Depending on your rooting interests, Friday’s NHL Draft Lottery yielded either the best-case scenario or the worst outcome imaginable.
Fans of the Detroit Red Wings and Ottawa Senators are understandably unhappy, while suddenly those rooting for one of the 16 qualifying-round teams in the NHL’s return-to-play plan just got a whole lot more interested in the odds as we shift our focus to the play-in round followed by the Second Phase of the Draft Lottery.
If you were rooting for chaos, you were Friday’s biggest winner.
There are so many possible outcomes now, as we look ahead to the Second Phase, which will following the qualifying round once the NHL resumes play.
We’ve got sixteen teams, eight of which will be officially headed to the playoffs while the losing clubs could ultimately change their franchise fortunes with a 12.5 per cent chance at landing the first-overall draft pick this year.
Each possibility comes with a mixed bag of reaction. So, we ranked them — in order of outrage.
First, a disclaimer: No hockey fan in their right mind isn’t at least a little curious to witness the wide world of puck possibilities that would open up by putting Alexis Lafreniere on the wing of one of two all-time great centremen. Seeing the likely first-overall pick suit up beside Sidney Crosby or Connor McDavid would be a constant highlight reel… But it would also be a constant reminder of the biggest flaw of this year’s lottery system, gift-wrapping the sport’s best prospect to a team that needs him the least.
Three losses to Chicago this summer would give the Oilers an even better shot at Lafreniere than they had at getting McDavid.
Hockey Twitter might actually burn to the ground.
The Penguins, meanwhile, are still living off the riches of the ultimate lottery prize from 2005, when they landed Crosby. Three Stanley Cups later, Crosby & Co. sit fifth in the Eastern Conference and seventh league-wide.
We knew this lottery system couldn’t be perfect. But this outcome would just make the rich much richer.
The 2020 NHL Draft was supposed to belong to the Senators.
Between their second-last place finish in the standings and the San Jose Sharks’ third-best lottery odds (via the Erik Karlsson trade), the club went into Friday night’s draft lottery with a combined 25 per cent chance of landing the No. 1-overall pick. It was looking entirely likely that they could emerge from the draws with two top-three picks. As we all know now, they instead wound up with picks Nos. 3 and 5.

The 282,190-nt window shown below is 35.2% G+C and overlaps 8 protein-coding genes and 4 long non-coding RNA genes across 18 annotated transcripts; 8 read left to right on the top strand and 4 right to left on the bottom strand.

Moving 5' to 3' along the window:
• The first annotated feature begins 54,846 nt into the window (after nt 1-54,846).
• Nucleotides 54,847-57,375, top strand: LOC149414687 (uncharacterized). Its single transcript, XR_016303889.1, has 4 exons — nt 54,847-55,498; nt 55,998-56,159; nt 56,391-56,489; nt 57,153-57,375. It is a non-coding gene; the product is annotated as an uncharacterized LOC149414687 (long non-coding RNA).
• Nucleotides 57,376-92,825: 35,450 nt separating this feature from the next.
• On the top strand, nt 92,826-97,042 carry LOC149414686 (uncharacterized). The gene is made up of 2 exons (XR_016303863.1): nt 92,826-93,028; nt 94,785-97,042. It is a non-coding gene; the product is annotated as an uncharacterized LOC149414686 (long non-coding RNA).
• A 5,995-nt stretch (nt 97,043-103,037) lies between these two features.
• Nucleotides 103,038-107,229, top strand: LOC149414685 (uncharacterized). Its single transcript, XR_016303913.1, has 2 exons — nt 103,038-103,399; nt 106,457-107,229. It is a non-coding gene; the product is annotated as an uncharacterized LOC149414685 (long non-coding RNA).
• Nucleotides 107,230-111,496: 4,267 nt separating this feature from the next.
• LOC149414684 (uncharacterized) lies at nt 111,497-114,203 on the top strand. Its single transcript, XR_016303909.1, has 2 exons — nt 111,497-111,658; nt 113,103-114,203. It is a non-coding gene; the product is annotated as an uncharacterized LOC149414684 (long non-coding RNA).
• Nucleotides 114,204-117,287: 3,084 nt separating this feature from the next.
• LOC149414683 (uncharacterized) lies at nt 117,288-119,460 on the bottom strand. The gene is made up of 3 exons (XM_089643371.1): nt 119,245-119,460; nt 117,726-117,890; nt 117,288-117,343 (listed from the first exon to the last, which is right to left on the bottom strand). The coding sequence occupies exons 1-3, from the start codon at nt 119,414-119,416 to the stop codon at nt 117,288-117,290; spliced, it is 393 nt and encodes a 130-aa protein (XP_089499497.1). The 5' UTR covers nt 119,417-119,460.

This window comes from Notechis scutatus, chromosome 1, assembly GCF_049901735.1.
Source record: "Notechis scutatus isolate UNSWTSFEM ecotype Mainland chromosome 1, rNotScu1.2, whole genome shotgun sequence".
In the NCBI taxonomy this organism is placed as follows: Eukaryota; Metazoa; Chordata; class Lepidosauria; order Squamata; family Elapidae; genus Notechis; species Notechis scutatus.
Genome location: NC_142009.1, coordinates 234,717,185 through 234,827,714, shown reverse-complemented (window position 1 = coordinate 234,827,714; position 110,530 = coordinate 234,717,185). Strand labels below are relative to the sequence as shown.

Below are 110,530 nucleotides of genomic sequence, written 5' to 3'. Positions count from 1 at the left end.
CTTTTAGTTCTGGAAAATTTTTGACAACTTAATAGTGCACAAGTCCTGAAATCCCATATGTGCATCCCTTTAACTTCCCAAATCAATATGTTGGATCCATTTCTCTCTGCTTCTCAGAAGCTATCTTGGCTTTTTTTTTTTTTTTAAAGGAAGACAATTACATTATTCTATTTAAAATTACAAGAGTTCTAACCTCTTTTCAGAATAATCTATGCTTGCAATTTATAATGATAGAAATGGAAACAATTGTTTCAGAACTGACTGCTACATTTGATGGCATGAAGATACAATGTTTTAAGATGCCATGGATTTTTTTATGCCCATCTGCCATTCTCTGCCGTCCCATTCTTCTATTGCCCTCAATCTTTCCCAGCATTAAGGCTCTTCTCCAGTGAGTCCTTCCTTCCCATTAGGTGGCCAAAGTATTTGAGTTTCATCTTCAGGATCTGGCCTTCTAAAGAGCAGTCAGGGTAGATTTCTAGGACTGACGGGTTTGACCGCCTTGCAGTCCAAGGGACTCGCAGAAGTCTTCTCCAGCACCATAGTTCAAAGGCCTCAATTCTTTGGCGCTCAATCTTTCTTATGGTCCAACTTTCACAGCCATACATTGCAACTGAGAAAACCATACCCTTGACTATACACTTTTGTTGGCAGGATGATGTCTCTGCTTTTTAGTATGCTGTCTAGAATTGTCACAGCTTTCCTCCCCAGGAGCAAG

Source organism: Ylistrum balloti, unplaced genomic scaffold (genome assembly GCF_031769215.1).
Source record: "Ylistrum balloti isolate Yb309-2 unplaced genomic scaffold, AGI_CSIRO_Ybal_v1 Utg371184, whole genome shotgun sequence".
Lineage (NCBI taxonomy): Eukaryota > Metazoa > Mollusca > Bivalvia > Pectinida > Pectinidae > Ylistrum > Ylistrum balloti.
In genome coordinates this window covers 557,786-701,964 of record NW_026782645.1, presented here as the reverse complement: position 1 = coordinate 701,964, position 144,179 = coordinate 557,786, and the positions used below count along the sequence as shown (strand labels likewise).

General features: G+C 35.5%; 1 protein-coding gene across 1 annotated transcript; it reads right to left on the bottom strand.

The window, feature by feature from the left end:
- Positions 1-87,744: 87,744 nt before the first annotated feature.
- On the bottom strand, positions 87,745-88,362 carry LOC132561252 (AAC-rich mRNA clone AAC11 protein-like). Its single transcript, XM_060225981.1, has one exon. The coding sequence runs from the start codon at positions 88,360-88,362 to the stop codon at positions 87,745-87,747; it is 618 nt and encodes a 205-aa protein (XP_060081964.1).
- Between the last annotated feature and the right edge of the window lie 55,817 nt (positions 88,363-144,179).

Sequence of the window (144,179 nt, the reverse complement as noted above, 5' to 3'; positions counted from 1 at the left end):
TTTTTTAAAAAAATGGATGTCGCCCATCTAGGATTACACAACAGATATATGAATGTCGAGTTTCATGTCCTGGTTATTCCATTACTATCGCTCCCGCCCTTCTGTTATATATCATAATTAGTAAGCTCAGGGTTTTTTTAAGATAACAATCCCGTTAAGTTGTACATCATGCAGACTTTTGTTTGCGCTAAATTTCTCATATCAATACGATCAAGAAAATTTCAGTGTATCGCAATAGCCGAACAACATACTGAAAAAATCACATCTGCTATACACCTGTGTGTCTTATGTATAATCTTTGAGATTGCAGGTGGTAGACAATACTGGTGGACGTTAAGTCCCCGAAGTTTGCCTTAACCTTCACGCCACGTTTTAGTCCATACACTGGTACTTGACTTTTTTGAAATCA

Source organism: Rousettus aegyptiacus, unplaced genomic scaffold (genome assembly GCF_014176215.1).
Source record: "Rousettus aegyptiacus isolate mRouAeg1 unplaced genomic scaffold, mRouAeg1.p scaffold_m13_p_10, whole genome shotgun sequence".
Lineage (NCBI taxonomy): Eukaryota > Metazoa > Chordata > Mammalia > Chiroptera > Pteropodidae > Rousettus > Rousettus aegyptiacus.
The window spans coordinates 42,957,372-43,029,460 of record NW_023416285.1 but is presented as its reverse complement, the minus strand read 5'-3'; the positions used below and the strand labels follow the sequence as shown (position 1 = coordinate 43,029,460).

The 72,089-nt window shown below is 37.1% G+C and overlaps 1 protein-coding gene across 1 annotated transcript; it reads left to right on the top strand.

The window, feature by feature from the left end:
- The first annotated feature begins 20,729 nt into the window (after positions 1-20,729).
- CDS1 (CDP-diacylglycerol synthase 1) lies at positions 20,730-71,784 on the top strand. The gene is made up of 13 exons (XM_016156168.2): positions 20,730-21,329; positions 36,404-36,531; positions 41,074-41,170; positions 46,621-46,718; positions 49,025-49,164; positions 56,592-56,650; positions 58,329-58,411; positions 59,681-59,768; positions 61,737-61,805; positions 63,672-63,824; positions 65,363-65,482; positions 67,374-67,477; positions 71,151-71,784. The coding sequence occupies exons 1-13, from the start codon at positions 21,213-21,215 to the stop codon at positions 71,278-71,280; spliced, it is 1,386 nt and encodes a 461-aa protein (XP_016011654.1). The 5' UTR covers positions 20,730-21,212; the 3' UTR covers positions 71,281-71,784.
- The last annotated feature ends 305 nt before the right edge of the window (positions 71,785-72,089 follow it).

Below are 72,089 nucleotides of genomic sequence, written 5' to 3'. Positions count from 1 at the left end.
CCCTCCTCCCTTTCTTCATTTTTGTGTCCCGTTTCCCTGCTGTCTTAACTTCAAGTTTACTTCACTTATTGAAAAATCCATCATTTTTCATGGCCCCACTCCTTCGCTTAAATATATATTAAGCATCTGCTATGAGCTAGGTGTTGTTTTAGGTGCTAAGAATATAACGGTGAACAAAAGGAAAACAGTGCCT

In a wild twist of fate, the Senators’ first-round pick that could still actually win the lottery wouldn’t end up being theirs after all.
As part of their deadline deal with the Islanders that sent Jean-Gabriel Pageau to New York, the Senators received a 2020 first-round pick – a lottery-protected first-round pick. Should the Islanders – who, at the time of the season hiatus in March, were just one point out of a wild card spot – lose their play-in series against the Panthers and go on to win the Second Phase of the lottery with that very pick… that might just be too much for one fanbase to handle.
And in a wild twist of the knife… the Senators’ provincial archrival in Toronto now has better odds of landing the No. 1 overall pick than they do.
After strings of success, both Calgary and Nashville find themselves in the mushy middle of the league’s standings in 2019-20 and in need of a shakeup. While neither should be in a position to claim the top pick, it feels like a lottery victory for either club wouldn’t register the amount of outrage as, say, the Penguins or Oilers or Maple Leafs.
Dropping a young playmaker into either of these rosters would be just the ticket to jump-start one of these win-now clubs to, well, win now.
Those who dug a little deeper into the lottery results on Friday learned that it was, officially, Team E that won the No. 1 overall selection.
If you were to (very unofficially) line up the March 12 standings to the lottery odds, Team E would technically be the Winnipeg Jets. A loss and an ensuing Second Phase win for Winnipeg would mean the Hockey Gods aren’t messing around.